MASSART influenced me tremendously. Especially with frequent, mandatory trips to the Museum of Fine Arts, Harvard's Fogg and Peabody Museums, and the Isabella Stewart Gardner Museum. Boston's severely defined stoic cultural prowess did too. But much more influential, to me however, was the regional stress Boston placed upon her beloved “supertalent” John Singer Sargent (and the Impressionist wake of devotion found in his hereafter)! A fast-drawn riptide of which, tempered and tossed me, most affectionately in that resulting tsunami. I therefore am most definitely a product of my environment— I emulate Sargent (and the Kennedy boys) to the best of my ability. And not only Sargent, of course... his compatriots Dennis Miller Bunker, the Expatriates of that period; Whistler and the like. I then followed the tree's branch the way back to Diégo Velázquez and found Goya, spent a moment's respite with Edvard Münch and the Expressionists, dabbled intellectually with Umbérto Boccioni and the Futurists. Then after much searching and intense study, my heart felt at home, and I began to waddle my brush. Waddling I, now as then, through strange Oriental, Calligraphic, Expressionist, Impressionist finesses. Goya's small Expressionistic figures in the background of certain of his works, painted with merely three few strokes, are forever reeling and reveling in the back of my mind.”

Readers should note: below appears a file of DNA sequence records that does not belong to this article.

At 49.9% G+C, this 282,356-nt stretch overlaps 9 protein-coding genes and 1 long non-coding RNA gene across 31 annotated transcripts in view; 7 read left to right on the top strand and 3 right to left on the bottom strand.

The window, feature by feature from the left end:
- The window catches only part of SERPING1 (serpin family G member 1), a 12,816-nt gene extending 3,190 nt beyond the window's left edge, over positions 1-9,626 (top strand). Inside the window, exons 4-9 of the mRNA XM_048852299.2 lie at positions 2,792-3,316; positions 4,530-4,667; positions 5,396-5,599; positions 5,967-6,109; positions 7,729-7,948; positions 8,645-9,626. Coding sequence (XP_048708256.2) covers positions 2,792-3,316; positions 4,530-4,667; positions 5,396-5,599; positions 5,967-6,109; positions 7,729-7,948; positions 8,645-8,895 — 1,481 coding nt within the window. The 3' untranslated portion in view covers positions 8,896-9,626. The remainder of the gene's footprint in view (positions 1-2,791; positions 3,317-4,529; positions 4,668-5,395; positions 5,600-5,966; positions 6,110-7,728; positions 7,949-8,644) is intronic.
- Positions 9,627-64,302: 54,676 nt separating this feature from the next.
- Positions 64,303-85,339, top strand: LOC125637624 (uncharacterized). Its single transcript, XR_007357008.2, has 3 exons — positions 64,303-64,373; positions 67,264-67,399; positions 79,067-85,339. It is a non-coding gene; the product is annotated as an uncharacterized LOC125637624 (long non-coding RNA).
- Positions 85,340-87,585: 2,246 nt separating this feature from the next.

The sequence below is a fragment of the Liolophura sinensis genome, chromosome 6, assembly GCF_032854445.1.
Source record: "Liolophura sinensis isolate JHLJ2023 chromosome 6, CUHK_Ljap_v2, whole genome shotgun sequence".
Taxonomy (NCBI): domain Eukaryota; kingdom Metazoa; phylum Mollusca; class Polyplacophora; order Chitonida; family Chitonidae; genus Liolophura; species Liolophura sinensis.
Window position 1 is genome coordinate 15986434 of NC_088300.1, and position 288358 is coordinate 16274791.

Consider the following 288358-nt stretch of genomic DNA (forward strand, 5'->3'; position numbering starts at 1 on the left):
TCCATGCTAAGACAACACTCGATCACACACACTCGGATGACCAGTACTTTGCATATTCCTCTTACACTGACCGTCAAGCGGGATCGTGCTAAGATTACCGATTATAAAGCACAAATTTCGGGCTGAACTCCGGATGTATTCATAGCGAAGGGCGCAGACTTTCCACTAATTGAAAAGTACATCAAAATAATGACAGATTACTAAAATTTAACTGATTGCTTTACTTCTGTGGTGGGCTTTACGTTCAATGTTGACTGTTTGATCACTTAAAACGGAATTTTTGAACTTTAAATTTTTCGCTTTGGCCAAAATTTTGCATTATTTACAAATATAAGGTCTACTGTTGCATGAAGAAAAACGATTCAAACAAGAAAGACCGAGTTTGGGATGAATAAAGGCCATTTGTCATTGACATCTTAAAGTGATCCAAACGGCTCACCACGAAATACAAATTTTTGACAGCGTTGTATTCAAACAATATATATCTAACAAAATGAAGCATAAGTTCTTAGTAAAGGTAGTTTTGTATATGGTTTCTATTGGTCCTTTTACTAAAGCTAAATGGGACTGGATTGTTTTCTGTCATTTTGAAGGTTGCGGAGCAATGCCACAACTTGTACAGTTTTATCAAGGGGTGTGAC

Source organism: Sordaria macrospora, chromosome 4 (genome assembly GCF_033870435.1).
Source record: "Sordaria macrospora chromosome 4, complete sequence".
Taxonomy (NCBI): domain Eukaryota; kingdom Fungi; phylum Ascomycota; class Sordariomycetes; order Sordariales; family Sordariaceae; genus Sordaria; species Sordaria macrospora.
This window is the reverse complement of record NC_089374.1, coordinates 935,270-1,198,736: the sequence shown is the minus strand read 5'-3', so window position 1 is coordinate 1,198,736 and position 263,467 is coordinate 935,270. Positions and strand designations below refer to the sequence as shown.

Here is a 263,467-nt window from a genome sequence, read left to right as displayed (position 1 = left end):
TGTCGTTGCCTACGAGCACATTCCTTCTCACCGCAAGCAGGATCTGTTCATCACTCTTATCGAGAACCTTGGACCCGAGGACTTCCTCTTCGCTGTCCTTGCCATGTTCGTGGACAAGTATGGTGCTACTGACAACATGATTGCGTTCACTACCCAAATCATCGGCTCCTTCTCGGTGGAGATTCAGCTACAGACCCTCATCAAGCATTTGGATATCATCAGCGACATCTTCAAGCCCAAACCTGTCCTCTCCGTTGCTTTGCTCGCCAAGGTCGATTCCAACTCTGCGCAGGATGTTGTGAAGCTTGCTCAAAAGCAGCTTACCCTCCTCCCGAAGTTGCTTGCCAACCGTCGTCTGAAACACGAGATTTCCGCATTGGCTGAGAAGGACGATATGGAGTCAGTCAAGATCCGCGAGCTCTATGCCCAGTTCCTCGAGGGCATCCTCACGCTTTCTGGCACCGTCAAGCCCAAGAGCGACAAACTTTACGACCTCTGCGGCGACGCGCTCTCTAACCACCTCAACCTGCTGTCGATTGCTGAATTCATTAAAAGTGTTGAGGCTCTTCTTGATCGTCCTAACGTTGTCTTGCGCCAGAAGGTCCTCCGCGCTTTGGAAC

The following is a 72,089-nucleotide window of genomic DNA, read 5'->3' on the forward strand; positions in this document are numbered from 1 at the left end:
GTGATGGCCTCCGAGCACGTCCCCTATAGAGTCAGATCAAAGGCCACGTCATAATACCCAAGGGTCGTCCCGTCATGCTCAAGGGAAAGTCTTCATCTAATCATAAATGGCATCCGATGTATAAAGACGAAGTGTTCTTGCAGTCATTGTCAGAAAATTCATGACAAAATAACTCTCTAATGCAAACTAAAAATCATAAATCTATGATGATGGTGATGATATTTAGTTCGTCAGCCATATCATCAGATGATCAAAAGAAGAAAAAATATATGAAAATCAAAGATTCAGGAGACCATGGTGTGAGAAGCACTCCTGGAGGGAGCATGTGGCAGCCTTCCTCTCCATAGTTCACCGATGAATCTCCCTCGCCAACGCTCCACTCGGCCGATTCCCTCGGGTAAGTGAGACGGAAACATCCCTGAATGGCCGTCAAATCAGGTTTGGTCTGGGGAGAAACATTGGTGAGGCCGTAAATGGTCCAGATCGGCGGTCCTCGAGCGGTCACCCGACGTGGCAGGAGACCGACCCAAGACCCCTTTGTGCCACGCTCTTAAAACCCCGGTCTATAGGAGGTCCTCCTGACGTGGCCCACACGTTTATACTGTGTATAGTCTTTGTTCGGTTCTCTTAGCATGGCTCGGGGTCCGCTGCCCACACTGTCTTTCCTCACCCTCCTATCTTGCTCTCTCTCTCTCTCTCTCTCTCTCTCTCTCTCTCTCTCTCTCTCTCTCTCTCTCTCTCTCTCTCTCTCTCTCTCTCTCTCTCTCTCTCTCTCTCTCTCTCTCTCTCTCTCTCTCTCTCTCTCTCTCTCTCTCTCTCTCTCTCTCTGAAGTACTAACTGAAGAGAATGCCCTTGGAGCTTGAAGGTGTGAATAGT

—Bryan Molloy

Artist's Statement:
"I paint to show my appreciation of my surroundings."
—Bryan Molloy

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Cooking is a way the artist maintains nutritional and creative discipline while away from the easel. Eat small French-style portions. Bon Appétit!

Toasted Garlic Whole-grain Fresh-mozzarella Italian Loaf Sandwich


1 oval regular loaf Multi-grain Whole-grain Rustic Italian Bread
2 tablespoons butter
1/2 cup italian shedded cheese blend
2 tablespoons minced garlic

Sub Filling

1/8 lb. proscuitto
1 fresh mozzarella wrapped hot capicola party-roll
1/2 lb. soppressata
5 Tbs. olive oil
2 tablespoons dried oregano
2 tablespoons dried basil
1/2 sweet Georgian Vidalia onion
1/3 cup sliced pepperoncini
4 tablespoons pepperoncini juice
5 dill pickle spears (refrigerated Kosher deli-style)
4 tablespoons dill pickle juice